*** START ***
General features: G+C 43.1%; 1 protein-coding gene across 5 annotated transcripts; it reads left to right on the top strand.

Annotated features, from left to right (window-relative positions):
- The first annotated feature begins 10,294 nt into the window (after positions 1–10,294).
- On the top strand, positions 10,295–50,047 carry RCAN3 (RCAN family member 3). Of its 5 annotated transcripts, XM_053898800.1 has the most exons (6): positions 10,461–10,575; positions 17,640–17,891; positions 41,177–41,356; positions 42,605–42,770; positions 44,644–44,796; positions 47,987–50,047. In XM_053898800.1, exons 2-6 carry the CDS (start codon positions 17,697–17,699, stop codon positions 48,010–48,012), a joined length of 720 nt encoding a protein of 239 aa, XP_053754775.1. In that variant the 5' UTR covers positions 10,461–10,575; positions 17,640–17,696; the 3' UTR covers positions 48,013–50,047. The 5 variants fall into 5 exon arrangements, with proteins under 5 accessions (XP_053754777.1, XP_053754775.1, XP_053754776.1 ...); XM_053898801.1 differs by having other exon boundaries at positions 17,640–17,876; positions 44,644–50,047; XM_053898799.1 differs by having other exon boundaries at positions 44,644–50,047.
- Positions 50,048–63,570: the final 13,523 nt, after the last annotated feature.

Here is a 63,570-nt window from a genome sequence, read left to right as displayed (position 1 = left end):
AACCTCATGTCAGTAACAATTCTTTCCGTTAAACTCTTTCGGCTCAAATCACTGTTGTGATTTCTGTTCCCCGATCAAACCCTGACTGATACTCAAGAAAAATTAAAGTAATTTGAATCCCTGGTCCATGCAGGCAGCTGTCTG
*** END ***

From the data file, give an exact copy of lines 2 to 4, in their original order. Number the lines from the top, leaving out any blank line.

Annotated features, from left to right (window-relative positions):
- The first annotated feature begins 10,294 nt into the window (after positions 1–10,294).
- On the top strand, positions 10,295–50,047 carry RCAN3 (RCAN family member 3). Of its 5 annotated transcripts, XM_053898800.1 has the most exons (6): positions 10,461–10,575; positions 17,640–17,891; positions 41,177–41,356; positions 42,605–42,770; positions 44,644–44,796; positions 47,987–50,047. In XM_053898800.1, exons 2-6 carry the CDS (start codon positions 17,697–17,699, stop codon positions 48,010–48,012), a joined length of 720 nt encoding a protein of 239 aa, XP_053754775.1. In that variant the 5' UTR covers positions 10,461–10,575; positions 17,640–17,696; the 3' UTR covers positions 48,013–50,047. The 5 variants fall into 5 exon arrangements, with proteins under 5 accessions (XP_053754777.1, XP_053754775.1, XP_053754776.1 ...); XM_053898801.1 differs by having other exon boundaries at positions 17,640–17,876; positions 44,644–50,047; XM_053898799.1 differs by having other exon boundaries at positions 44,644–50,047.